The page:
FDA on Tuesday published guidance detailing the criteria that manufacturers of experimental vaccines against the novel coronavirus will be expected to meet to receive an emergency use authorization (EUA) from the agency, despite reports that the White House opposed the move.
US new coronavirus cases top 7.5M, deaths near 211K
The new guidance comes as U.S. officials as of Wednesday morning reported a total of 7,529,400 cases of the novel coronavirus since the country's epidemic began—up from 7,486,900 cases reported as of Tuesday morning.
According to data from the New York Times, the rates of newly reported coronavirus cases are "staying high" in 23 states that have had a daily average of at least 15 newly reported cases per 100,000 people over the past week. Those states are Alabama, Alaska, Arkansas, Idaho, Illinois, Indiana, Iowa, Kansas, Kentucky, Minnesota, Mississippi, Missouri, Montana, Nebraska, Nevada, North Carolina, North Dakota, Oklahoma, South Dakota, Tennessee, Utah, Wisconsin, and Wyoming.
Fourteen states that have had comparatively low case rates are now seeing those rates "going up," according to the Times. Those states are Connecticut, Delaware, Massachusetts, Michigan, New Hampshire, New Jersey, New Mexico, New York, Ohio, Oregon, Pennsylvania, Rhode Island, Vermont, and Washington.
In the 17 remaining U.S. states and territories, rates of newly reported coronavirus cases are "staying low," according to the Times' analysis.
U.S. officials as of Wednesday morning also reported a total of 210,750 deaths linked to the coronavirus since the country's epidemic began—up from 210,029 deaths reported as of Tuesday morning.
FDA publishes EUA guidance for coronavirus vaccine candidates
As the United States' numbers of new coronavirus cases and related deaths continue to grow, the country is watching to see when a vaccine against the virus might receive FDA's authorization. On Tuesday, FDA published guidance that suggests the United States is unlikely to see an FDA-authorized vaccine before the Nov. 3 presidential election, Axios' "Vitals" reports.
According to STAT News, FDA in recent weeks has sought to bolster Americans' confidence in the agency and any vaccine it ultimately grants an EUA by promising to share as much data on potential coronavirus vaccines as possible and ensure that officials will adhere to science when reviewing the experimental vaccines. The effort comes amid reports that the agency has been facing political pressure to authorize a coronavirus vaccine before robust clinical trial data on the experimental vaccines' efficacy and safety is available—and particularly before the upcoming presidential election.
FDA's latest guidance details several recommendations coronavirus vaccine candidates should meet when applying for an EUA, including a recommendation that data from Phase 3 clinical trials includes a median of at least two months' follow-up data on at least half of the volunteers who received the full vaccination regimen.
Peter Marks, director of FDA's Center for Biologics Evaluation and Research, on Tuesday said, "We picked two months as something that was reasonably aggressive yet also somewhat kind of in the middle—not too aggressive, not too conservative."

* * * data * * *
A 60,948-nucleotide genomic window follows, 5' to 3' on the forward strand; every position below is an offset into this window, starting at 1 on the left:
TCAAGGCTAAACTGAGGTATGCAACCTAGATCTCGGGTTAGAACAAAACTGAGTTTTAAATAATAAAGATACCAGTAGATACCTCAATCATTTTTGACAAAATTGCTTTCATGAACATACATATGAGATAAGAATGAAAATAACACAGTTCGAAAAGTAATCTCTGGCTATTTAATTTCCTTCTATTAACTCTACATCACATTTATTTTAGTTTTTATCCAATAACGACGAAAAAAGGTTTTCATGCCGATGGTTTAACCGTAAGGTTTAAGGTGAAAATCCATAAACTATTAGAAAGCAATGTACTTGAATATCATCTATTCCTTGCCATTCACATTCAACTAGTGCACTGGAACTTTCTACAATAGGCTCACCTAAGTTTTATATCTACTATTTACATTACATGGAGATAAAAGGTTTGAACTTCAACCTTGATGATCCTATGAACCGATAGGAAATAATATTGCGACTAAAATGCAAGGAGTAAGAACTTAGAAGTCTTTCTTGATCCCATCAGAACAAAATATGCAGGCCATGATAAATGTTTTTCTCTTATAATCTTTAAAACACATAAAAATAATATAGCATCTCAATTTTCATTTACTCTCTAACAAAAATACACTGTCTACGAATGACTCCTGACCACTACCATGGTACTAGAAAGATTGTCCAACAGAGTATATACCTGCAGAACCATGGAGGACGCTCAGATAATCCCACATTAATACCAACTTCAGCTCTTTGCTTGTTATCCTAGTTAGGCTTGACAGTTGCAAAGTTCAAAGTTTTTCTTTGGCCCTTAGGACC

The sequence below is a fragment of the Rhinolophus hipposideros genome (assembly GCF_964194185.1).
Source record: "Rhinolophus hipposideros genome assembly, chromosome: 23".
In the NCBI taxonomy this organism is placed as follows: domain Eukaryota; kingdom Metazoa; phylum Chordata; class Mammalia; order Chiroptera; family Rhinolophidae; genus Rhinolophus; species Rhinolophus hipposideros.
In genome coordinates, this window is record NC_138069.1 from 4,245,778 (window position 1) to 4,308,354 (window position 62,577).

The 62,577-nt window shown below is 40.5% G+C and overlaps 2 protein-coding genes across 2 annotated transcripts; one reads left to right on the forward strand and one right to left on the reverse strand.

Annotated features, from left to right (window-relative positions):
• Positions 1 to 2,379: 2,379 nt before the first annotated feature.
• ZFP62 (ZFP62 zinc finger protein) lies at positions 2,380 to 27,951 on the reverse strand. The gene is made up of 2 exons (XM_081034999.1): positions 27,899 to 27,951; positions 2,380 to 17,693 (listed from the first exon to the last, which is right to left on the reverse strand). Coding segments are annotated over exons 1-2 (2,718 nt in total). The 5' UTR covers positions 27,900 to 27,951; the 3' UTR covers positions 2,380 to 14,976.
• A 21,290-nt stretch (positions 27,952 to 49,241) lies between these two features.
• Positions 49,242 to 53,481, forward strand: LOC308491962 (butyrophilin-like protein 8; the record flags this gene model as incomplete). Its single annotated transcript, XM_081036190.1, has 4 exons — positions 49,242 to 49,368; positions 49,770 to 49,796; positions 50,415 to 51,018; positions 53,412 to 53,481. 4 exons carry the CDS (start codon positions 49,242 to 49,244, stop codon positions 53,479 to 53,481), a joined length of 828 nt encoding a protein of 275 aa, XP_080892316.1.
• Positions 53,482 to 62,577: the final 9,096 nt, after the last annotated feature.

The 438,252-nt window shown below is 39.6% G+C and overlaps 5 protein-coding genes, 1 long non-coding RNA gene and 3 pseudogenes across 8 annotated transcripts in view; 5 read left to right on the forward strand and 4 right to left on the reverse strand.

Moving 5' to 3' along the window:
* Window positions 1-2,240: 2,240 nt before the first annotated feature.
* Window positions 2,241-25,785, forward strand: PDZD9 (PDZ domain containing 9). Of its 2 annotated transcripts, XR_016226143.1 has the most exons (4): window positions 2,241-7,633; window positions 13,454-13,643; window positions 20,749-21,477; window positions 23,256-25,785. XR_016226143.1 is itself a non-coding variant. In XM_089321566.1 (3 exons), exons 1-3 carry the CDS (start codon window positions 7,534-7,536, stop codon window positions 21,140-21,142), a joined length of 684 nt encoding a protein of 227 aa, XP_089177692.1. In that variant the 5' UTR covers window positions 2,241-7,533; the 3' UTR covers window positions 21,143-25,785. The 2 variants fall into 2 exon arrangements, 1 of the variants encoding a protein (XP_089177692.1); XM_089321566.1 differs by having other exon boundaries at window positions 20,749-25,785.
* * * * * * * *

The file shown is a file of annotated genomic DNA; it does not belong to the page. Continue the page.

However, STAT News reports that the criteria likely mean a viable vaccine candidate won't be ready until mid-November or early December. According to STAT News, Pfizer and BioNTech are expected to be among the first manufacturers with a viable vaccine candidate. Pfizer during a Sept. 15 call said about 12,000 of its 30,000 volunteers had received the full regimen of the company's vaccine candidate, and the company now plans to expand its Phase 3 study to include 44,000 participants.
The Times on Monday reported that the White House had rejected the new criteria in part because of the recommended two-month follow up period. FDA told Inside Health Policy on Tuesday that the guidelines had received White House approval. But, hours after FDA posted the new guidelines, President Trump in a tweet criticized the move, calling it a "political hit job!"
FDA, former FDA officials stand by guidance
FDA Chief Counsel Stacy Cline Amin during a press conference on Tuesday said the criteria have been in the works for a while and should not be a surprise to industry stakeholders.
"For a vaccine, we are looking for an assurance of safety and a demonstration of efficacy that comes much closer to the [Biologic License Application] standard than what we have required for some therapeutics that are intended for very sick hospitalized patients," Amin said. "I'm not sure what could be surprising or alarming about that. FDA has not raised the bar for an EUA, as has been inaccurately reported."
Politico on Monday had reported that the White House initially blocked the guidance after receiving push back from the pharmaceutical industry.
However, former FDA Commissioner Scott Gottlieb, who now serves on the board at Pfizer, in a tweet Monday also said the guidance shouldn't come as a surprise to drugmakers, and he refuted claims that the pharmaceutical industry opposed the language.